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How the Swing States Work

swing states
Candidates in U.S. elections spend an enormous amount of their time on swing states. But what exactly are these states? JakeOlimb/Getty Images

Unless your name is Tracy Flick or you were super attentive in civics class back in high school, there's a pretty good chance you don't really know how swing states work. You might just nod and slap a serious expression on your face while wondering, "What's all the fuss about?"

But the fact of the matter is, knowing the way certain states vote in any U.S. election means that candidates can sharpen their focus in the final weeks and days of a political campaign, pouring time and resources into the states where even one vote could change the outcome of an election.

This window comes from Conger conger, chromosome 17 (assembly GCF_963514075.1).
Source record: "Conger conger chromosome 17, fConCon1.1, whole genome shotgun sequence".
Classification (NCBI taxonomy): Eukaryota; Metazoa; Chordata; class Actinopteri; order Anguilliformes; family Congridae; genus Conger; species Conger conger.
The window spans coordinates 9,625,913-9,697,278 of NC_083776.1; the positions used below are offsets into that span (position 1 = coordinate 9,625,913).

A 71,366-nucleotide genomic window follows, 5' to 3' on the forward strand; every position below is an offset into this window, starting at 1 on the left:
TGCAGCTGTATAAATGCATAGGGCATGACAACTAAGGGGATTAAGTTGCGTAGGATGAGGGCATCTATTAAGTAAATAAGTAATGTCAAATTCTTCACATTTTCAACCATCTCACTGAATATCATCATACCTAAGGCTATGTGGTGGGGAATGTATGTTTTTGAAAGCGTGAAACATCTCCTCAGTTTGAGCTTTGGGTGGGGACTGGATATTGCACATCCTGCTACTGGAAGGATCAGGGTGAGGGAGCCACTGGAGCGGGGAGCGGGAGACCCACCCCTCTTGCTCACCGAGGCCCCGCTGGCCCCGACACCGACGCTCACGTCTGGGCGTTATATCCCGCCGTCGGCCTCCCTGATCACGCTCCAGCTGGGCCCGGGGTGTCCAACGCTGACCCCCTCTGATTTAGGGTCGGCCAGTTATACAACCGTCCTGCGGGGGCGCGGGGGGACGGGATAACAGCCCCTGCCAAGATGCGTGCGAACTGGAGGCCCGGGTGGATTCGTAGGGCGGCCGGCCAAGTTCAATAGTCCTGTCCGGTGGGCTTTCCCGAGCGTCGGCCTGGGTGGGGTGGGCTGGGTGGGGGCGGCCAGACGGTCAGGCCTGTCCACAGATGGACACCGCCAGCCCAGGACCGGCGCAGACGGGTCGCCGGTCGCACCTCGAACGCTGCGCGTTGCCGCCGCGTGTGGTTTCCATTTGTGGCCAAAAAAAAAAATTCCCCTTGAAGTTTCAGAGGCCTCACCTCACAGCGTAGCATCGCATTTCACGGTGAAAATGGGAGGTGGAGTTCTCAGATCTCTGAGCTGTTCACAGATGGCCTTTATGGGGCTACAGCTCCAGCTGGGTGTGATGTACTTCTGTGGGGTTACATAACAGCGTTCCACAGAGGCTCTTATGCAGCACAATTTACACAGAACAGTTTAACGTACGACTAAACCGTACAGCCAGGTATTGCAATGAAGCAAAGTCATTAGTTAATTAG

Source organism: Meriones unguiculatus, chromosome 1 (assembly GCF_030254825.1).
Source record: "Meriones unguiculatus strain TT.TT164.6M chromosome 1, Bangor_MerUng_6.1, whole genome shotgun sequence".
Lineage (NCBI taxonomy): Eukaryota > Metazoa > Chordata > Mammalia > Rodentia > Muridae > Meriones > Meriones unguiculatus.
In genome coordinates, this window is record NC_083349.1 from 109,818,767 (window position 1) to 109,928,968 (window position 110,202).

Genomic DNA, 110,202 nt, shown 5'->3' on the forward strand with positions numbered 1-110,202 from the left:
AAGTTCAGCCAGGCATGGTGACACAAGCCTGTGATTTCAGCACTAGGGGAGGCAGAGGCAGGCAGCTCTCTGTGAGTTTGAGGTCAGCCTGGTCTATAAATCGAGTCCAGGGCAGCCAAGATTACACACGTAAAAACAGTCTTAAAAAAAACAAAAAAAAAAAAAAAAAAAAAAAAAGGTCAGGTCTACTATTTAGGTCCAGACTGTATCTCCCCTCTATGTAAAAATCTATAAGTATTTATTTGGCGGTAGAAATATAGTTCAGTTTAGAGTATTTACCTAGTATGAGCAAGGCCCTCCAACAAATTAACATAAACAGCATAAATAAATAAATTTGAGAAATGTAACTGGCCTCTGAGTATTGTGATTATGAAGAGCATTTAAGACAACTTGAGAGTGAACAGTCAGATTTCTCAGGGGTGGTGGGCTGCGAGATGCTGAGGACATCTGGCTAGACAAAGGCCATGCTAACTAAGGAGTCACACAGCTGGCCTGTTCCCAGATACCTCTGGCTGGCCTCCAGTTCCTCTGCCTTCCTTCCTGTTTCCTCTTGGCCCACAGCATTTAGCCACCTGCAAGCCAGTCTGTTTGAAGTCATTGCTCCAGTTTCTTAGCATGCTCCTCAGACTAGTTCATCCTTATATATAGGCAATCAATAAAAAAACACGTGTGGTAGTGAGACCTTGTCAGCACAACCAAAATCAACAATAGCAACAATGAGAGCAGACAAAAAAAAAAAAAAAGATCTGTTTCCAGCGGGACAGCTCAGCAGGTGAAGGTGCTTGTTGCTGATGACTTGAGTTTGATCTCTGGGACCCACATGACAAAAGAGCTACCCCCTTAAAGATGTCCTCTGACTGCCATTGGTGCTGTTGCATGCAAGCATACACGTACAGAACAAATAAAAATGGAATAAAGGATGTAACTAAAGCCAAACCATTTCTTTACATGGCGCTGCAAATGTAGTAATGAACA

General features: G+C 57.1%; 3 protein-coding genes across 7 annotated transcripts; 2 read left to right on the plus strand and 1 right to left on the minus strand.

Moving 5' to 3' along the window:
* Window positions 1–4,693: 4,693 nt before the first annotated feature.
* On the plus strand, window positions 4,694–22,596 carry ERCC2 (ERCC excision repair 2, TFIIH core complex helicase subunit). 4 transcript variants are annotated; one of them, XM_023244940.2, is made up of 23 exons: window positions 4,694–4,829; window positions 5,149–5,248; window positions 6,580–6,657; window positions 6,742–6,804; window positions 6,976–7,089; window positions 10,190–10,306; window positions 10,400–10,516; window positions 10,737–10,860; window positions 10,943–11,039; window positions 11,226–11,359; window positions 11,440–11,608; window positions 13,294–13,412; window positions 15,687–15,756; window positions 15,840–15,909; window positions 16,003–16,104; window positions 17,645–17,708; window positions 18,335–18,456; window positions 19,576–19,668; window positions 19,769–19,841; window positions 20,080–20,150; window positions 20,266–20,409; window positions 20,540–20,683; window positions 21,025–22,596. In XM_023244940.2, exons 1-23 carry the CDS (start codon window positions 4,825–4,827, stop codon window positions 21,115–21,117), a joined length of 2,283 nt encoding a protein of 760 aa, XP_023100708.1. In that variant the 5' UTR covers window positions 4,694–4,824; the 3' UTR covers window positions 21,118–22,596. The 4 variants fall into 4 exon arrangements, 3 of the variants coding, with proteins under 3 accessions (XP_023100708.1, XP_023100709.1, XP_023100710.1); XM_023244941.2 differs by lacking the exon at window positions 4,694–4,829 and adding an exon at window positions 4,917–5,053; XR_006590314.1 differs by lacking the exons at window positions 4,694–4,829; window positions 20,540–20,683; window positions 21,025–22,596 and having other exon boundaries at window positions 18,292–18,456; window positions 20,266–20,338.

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That is especially true during presidential elections. According to the Brookings Institution, 75 percent or more of a presidential candidate's spending occurs in these crucial swing states (also known as battleground states). And if you live in one of them, you know it from the endless robocalls and texts, neighborhood canvassing, television and radio commercials, and even candidate visits. And in the 2020 election, the battleground states are more crucial than ever in determining who will be the next president and which party will control Congress.

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